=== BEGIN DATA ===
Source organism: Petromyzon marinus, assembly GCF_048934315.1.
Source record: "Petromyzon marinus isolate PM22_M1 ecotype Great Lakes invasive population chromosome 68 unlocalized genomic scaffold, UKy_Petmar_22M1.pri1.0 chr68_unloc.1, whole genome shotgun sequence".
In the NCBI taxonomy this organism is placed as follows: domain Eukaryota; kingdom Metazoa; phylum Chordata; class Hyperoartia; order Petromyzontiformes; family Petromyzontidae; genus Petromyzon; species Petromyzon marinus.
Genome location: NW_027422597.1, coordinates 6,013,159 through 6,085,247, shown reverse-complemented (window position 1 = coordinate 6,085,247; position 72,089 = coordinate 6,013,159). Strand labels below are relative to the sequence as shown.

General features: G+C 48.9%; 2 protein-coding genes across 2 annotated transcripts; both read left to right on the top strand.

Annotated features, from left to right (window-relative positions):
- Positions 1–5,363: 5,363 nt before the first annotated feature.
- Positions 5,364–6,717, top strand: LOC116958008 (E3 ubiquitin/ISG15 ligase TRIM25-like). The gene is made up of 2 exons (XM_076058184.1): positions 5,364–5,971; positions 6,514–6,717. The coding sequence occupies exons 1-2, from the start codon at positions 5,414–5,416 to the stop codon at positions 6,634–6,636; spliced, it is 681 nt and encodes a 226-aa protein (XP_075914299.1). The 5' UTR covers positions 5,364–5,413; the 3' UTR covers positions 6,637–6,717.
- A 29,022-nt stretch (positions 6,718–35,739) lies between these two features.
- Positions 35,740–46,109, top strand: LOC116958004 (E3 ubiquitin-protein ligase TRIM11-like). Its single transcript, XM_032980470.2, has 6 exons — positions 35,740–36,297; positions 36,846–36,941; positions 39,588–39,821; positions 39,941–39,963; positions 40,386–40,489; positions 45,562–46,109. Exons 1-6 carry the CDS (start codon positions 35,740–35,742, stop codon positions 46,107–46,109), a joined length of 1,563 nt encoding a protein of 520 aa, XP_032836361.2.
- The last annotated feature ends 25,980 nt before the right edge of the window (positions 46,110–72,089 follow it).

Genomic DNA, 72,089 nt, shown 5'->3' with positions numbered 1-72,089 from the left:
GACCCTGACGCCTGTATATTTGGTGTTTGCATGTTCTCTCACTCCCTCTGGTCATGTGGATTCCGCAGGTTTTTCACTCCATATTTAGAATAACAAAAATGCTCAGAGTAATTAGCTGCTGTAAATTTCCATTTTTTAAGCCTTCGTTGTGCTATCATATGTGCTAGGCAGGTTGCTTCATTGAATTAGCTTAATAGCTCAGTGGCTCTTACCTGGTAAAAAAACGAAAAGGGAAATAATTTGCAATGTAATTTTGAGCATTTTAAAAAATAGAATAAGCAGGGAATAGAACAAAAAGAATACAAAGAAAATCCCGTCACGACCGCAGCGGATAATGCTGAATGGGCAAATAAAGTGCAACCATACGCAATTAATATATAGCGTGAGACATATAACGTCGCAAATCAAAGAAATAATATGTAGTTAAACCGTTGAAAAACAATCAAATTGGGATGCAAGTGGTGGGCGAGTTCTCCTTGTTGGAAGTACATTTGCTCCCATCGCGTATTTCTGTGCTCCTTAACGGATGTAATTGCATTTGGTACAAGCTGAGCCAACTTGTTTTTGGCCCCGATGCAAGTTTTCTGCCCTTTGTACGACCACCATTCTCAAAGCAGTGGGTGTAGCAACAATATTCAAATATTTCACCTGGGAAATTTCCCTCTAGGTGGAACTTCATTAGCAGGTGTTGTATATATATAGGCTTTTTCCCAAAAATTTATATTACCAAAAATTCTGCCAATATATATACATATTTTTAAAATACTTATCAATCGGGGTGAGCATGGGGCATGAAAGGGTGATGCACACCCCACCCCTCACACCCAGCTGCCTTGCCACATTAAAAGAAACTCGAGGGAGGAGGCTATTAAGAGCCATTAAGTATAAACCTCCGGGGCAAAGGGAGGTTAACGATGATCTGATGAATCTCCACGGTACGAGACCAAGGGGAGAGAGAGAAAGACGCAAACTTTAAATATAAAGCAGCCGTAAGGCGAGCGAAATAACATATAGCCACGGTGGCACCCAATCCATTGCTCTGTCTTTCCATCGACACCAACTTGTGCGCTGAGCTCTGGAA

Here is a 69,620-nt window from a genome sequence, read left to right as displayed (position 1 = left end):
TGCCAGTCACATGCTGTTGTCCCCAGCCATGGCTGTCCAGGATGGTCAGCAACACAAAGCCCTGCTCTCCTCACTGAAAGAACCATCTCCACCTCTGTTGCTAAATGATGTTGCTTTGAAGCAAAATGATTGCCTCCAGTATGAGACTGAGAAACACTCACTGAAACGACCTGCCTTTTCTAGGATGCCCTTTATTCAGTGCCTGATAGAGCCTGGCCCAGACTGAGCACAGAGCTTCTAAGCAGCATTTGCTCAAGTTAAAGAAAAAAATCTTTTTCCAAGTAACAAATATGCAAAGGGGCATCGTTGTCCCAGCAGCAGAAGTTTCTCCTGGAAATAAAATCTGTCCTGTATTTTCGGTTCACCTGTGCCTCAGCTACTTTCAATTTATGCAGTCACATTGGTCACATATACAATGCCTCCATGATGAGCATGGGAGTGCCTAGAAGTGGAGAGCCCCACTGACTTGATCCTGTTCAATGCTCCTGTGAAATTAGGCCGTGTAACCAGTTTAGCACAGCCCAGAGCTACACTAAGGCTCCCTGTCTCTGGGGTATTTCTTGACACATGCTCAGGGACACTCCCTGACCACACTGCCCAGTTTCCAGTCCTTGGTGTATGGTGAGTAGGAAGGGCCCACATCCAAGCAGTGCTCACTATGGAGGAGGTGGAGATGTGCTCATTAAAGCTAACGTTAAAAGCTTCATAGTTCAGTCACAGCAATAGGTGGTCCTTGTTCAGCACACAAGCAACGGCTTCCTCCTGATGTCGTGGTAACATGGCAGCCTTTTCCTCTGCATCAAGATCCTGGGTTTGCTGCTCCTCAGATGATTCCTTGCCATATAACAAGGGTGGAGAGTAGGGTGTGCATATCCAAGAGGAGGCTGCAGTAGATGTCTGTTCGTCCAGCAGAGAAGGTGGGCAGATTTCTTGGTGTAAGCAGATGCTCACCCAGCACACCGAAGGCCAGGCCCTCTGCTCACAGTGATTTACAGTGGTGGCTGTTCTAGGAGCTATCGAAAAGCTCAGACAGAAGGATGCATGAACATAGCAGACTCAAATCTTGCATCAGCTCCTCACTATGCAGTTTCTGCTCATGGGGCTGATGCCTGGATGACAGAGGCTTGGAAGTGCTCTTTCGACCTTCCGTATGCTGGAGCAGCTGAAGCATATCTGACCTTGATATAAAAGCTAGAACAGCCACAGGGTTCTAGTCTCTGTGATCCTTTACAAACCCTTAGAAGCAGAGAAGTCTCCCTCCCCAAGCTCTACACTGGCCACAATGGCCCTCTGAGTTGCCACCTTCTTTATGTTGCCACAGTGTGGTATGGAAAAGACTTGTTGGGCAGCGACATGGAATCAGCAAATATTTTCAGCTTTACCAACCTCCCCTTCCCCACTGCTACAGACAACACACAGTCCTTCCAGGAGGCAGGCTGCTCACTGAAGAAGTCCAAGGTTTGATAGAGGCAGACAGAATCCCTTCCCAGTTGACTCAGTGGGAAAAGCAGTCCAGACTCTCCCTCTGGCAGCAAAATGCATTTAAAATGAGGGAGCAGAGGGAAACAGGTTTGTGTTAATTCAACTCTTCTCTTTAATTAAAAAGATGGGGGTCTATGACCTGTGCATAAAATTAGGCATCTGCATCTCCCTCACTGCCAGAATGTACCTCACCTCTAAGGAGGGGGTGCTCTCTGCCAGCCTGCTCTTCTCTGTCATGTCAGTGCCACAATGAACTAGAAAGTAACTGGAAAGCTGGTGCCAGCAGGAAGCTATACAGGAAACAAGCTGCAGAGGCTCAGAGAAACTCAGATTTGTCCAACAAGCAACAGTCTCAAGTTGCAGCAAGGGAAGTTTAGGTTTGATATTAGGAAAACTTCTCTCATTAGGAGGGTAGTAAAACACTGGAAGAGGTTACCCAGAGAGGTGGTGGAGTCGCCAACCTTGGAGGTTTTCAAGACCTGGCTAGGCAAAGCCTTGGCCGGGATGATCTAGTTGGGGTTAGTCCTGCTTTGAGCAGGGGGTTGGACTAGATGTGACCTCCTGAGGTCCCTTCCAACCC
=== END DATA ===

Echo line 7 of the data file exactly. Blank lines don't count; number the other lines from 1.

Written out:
- Positions 1–5,363: 5,363 nt before the first annotated feature.